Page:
Esquel (meteorite)

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The slice shows the crystals' transparency
GroupMain Group Pallasite (MGP)
Composition8.5% Ni, 21.5 ppm Ga, 55.5 ppm Ge, 0.023 ppm Ir
RegionEsquel, Chubut
Coordinates42°54′S 71°20′W / 42.900°S 71.333°W / -42.900; -71.333Coordinates: 42°54′S 71°20′W / 42.900°S 71.333°W / -42.900; -71.333
Observed fallNo
Found date1951[1]
TKW755 kg[2]
Related media on Wikimedia Commons

Esquel is a meteorite found near Esquel, a Patagonian town in the northwest part of the province of Chubut in Argentina. It is a pallasite, a type of stony–iron meteorite that when cut and polished shows yellowish olivine (peridot) crystals.

In 1951 a farmer uncovered a meteorite in an unknown location near Esquel while digging a hole for a water tank. The meteorite was purchased from the finders and taken to the United States in 1992 by meteorite expert Robert Haag. The Esquel pallasite is known worldwide among collectors and the meteoritical scientific community. Esquel is regarded as one of the most beautiful meteorites ever found and is also one of the most desirable pallasites among meteorite collectors. It is a main group pallasite (MGP).


The Meteoritical Bulletin no. 29 (1964) reports a main mass of "about 1500 kg".[1] However O. A. Turone claimed a main mass weight of 755 kilograms (1,664 lb).[3] Robert Haag, the buyer of the main mass, reported a weight of 680 kilograms (1,500 lb).[4] Almost all of the Esquel ever found on the market is cut from his piece.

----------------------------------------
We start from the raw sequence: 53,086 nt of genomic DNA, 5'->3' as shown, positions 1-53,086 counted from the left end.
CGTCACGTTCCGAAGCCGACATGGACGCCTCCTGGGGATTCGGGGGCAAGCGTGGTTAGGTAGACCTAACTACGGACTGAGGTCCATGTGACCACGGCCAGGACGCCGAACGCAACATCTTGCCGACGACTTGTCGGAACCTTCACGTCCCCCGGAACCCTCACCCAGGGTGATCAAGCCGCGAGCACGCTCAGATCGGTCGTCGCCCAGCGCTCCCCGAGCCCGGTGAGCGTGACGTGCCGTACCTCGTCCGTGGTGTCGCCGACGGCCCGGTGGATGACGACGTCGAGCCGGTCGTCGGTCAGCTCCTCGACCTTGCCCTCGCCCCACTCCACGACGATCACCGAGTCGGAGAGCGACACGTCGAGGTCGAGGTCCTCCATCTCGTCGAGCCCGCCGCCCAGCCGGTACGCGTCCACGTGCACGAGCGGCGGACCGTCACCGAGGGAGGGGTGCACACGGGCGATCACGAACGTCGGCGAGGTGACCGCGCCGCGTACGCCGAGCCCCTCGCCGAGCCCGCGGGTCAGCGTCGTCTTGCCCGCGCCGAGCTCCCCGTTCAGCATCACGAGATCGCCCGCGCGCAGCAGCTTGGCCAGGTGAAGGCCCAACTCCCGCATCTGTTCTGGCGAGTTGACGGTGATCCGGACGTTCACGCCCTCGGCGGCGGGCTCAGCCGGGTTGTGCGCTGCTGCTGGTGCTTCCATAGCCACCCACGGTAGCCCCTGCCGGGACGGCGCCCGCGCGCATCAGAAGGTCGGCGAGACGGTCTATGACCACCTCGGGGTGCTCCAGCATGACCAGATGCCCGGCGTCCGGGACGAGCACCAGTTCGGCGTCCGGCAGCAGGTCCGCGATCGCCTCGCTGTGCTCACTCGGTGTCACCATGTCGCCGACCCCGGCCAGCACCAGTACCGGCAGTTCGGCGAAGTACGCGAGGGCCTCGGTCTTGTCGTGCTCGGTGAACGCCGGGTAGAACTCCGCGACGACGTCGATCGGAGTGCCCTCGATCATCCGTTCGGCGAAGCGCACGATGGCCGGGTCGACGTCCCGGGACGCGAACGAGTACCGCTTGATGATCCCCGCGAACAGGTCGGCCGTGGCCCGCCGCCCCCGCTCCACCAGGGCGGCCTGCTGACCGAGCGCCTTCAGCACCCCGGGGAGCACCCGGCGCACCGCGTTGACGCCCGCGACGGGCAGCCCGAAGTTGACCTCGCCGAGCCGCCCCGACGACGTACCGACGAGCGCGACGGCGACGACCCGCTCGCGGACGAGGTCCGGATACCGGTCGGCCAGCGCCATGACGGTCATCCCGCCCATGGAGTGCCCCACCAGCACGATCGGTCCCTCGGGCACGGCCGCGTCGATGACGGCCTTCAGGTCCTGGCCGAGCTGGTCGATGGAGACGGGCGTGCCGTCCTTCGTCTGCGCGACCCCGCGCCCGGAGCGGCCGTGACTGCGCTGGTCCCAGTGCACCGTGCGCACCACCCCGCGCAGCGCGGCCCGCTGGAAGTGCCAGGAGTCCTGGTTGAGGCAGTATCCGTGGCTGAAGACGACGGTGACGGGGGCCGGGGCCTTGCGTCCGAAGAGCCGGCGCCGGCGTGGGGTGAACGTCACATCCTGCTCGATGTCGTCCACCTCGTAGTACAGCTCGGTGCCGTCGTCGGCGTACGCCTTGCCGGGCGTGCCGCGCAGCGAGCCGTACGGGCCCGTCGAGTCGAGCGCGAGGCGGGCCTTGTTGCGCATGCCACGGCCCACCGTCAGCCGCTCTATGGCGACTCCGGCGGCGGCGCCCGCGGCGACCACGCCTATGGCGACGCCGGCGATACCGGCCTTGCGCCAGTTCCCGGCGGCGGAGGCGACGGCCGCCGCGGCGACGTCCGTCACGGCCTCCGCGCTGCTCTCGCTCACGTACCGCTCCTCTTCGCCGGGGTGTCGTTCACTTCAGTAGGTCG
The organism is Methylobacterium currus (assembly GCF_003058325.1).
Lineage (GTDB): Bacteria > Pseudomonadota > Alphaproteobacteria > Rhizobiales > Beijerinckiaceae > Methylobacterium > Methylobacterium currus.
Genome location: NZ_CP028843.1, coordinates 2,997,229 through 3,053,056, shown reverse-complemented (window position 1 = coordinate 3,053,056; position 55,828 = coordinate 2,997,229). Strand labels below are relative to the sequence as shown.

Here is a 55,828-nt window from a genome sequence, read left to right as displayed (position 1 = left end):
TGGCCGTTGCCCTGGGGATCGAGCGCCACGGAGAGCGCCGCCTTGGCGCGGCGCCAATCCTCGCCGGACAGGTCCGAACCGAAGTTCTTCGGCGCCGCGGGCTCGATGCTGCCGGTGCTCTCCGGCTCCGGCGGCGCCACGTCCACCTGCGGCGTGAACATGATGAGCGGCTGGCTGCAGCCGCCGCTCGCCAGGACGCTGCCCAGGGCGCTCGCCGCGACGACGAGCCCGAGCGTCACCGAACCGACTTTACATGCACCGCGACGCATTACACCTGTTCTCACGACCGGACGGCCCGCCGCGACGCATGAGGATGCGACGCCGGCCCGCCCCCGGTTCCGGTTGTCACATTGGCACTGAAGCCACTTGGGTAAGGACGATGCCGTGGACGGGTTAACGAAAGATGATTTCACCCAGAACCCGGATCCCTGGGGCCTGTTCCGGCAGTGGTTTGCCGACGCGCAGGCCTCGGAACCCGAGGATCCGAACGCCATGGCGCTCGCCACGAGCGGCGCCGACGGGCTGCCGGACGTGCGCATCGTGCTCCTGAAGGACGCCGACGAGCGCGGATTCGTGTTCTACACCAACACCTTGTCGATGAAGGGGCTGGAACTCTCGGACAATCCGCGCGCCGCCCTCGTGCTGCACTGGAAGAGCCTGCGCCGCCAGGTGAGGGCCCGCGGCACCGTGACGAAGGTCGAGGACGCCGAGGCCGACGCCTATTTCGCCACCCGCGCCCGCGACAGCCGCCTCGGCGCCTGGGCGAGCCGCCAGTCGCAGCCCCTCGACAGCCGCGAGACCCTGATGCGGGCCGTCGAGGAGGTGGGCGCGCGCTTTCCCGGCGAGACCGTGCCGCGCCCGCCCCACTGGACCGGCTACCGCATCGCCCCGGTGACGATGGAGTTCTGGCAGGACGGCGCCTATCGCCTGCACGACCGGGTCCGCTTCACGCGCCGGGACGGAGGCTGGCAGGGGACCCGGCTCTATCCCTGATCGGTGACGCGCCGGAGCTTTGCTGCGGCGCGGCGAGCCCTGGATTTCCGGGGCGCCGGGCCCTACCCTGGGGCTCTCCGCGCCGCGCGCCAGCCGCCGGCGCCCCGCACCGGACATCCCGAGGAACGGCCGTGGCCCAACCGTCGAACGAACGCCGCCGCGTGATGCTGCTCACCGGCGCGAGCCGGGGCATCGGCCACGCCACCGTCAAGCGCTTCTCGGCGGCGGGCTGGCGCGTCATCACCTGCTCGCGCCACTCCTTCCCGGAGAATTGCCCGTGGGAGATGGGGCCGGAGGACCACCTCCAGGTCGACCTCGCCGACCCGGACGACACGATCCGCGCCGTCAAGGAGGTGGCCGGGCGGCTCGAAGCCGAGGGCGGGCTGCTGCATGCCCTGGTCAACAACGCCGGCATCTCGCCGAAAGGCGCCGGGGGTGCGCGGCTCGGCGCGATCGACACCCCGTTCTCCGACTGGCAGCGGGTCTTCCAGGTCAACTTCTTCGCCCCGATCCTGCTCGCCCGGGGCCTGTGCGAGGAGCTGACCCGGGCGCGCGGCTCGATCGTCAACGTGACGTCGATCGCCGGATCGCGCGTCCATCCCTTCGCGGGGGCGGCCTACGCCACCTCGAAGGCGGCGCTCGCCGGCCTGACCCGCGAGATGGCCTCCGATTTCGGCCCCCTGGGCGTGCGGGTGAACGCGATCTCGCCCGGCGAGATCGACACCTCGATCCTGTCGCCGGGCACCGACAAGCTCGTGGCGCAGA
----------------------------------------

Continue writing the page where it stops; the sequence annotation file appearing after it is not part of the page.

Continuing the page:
Polished slices of the stony-iron Esquel pallasite: at the Canadian Museum of Nature (left), at the American Museum of Natural History (middle) and encased yellow-green olivine crystals in the iron-nickel matrix are clearly visible (right).

Notes and references[edit]

  1. ^ a b Meteoritical Bulletin, no. 29, Moscow (1964)
  2. ^ Meteoritical Bulletin Database: Esquel
  3. ^ "The weight of the main mass is 755kg and not 1500kg as indicated", O.A.Turone, Buenos Aires, priv. comm. to J.Koblitz, 1994. MetBase 7.0 for Windows. Author: Joern Koblitz, The MetBase Library of Meteoritics and Planetary Sciences, Benquestrasse 27, D-28209 Bremen, Germany
  4. ^ "Paucity of sulfide in a large slab of Esquel: New perspectives on pallasite formation". Meteoritics & Planetary Science.

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External links[edit]